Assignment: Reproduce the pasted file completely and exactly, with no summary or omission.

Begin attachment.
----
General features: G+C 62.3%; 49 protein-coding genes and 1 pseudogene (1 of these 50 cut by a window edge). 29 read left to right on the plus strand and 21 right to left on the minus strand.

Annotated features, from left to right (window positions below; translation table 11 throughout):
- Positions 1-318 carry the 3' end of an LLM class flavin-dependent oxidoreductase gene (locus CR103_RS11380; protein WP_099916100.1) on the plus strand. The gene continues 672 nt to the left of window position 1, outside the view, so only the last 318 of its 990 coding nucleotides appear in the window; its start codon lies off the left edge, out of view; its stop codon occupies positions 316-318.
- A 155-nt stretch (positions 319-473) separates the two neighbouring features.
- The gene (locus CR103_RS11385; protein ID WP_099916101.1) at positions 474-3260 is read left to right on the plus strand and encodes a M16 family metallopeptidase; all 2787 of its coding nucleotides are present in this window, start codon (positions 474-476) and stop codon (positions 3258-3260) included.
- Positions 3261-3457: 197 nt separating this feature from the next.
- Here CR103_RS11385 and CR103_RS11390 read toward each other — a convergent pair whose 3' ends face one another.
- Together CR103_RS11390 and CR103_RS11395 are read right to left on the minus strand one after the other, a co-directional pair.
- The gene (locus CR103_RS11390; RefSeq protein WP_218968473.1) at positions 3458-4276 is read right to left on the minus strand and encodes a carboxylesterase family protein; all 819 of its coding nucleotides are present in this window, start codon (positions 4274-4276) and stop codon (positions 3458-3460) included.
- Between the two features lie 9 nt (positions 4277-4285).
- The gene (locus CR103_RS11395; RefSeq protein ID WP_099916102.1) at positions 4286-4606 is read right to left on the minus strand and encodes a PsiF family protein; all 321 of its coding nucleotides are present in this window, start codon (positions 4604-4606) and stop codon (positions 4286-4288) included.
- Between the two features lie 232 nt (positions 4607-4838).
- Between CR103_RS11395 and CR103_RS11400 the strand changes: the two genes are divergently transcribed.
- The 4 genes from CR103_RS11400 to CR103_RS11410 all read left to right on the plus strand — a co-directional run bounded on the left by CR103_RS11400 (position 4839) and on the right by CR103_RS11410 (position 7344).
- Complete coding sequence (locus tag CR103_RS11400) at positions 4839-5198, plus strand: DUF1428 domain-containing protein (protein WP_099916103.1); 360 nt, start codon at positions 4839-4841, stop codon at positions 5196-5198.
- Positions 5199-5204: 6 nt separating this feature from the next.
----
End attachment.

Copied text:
General features: G+C 62.3%; 49 protein-coding genes and 1 pseudogene (1 of these 50 cut by a window edge). 29 read left to right on the plus strand and 21 right to left on the minus strand.

Annotated features, from left to right (window positions below; translation table 11 throughout):
- Positions 1-318 carry the 3' end of an LLM class flavin-dependent oxidoreductase gene (locus CR103_RS11380; protein WP_099916100.1) on the plus strand. The gene continues 672 nt to the left of window position 1, outside the view, so only the last 318 of its 990 coding nucleotides appear in the window; its start codon lies off the left edge, out of view; its stop codon occupies positions 316-318.
- A 155-nt stretch (positions 319-473) separates the two neighbouring features.
- The gene (locus CR103_RS11385; protein ID WP_099916101.1) at positions 474-3260 is read left to right on the plus strand and encodes a M16 family metallopeptidase; all 2787 of its coding nucleotides are present in this window, start codon (positions 474-476) and stop codon (positions 3258-3260) included.
- Positions 3261-3457: 197 nt separating this feature from the next.
- Here CR103_RS11385 and CR103_RS11390 read toward each other — a convergent pair whose 3' ends face one another.
- Together CR103_RS11390 and CR103_RS11395 are read right to left on the minus strand one after the other, a co-directional pair.
- The gene (locus CR103_RS11390; RefSeq protein WP_218968473.1) at positions 3458-4276 is read right to left on the minus strand and encodes a carboxylesterase family protein; all 819 of its coding nucleotides are present in this window, start codon (positions 4274-4276) and stop codon (positions 3458-3460) included.
- Between the two features lie 9 nt (positions 4277-4285).
- The gene (locus CR103_RS11395; RefSeq protein ID WP_099916102.1) at positions 4286-4606 is read right to left on the minus strand and encodes a PsiF family protein; all 321 of its coding nucleotides are present in this window, start codon (positions 4604-4606) and stop codon (positions 4286-4288) included.
- Between the two features lie 232 nt (positions 4607-4838).
- Between CR103_RS11395 and CR103_RS11400 the strand changes: the two genes are divergently transcribed.
- The 4 genes from CR103_RS11400 to CR103_RS11410 all read left to right on the plus strand — a co-directional run bounded on the left by CR103_RS11400 (position 4839) and on the right by CR103_RS11410 (position 7344).
- Complete coding sequence (locus tag CR103_RS11400) at positions 4839-5198, plus strand: DUF1428 domain-containing protein (protein WP_099916103.1); 360 nt, start codon at positions 4839-4841, stop codon at positions 5196-5198.
- Positions 5199-5204: 6 nt separating this feature from the next.